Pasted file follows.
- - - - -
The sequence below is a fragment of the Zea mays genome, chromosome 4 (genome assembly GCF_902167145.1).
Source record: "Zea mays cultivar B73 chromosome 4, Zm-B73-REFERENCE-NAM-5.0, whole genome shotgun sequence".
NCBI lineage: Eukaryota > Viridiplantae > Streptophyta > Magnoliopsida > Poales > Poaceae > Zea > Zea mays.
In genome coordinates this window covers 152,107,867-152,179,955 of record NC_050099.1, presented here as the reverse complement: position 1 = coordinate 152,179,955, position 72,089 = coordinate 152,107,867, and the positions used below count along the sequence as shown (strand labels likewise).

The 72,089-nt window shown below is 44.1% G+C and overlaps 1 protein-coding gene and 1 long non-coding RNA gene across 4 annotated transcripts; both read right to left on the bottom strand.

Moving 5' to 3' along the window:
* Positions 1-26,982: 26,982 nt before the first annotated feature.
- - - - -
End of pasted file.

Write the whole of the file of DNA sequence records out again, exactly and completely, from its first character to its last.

The sequence below is a fragment of the Zea mays genome, chromosome 4 (genome assembly GCF_902167145.1).
Source record: "Zea mays cultivar B73 chromosome 4, Zm-B73-REFERENCE-NAM-5.0, whole genome shotgun sequence".
NCBI lineage: Eukaryota > Viridiplantae > Streptophyta > Magnoliopsida > Poales > Poaceae > Zea > Zea mays.
In genome coordinates this window covers 152,107,867-152,179,955 of record NC_050099.1, presented here as the reverse complement: position 1 = coordinate 152,179,955, position 72,089 = coordinate 152,107,867, and the positions used below count along the sequence as shown (strand labels likewise).

The 72,089-nt window shown below is 44.1% G+C and overlaps 1 protein-coding gene and 1 long non-coding RNA gene across 4 annotated transcripts; both read right to left on the bottom strand.

Moving 5' to 3' along the window:
* Positions 1-26,982: 26,982 nt before the first annotated feature.